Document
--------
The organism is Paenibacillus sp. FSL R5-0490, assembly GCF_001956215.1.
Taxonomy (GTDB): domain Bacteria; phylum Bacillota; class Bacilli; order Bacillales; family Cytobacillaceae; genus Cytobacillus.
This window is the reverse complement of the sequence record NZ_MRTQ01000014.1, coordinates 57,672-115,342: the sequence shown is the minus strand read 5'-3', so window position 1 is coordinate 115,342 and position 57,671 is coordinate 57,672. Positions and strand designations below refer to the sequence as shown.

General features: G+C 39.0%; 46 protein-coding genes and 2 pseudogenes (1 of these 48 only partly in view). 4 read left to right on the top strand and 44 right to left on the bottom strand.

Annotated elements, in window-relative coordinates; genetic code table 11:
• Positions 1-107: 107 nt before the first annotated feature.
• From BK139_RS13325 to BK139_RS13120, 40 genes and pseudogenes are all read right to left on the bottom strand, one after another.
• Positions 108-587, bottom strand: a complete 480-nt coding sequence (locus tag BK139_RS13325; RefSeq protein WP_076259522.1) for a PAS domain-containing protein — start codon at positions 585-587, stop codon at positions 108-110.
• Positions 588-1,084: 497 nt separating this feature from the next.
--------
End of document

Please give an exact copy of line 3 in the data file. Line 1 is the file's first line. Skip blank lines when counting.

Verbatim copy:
This window is the reverse complement of the sequence record NZ_MRTQ01000014.1, coordinates 57,672-115,342: the sequence shown is the minus strand read 5'-3', so window position 1 is coordinate 115,342 and position 57,671 is coordinate 57,672. Positions and strand designations below refer to the sequence as shown.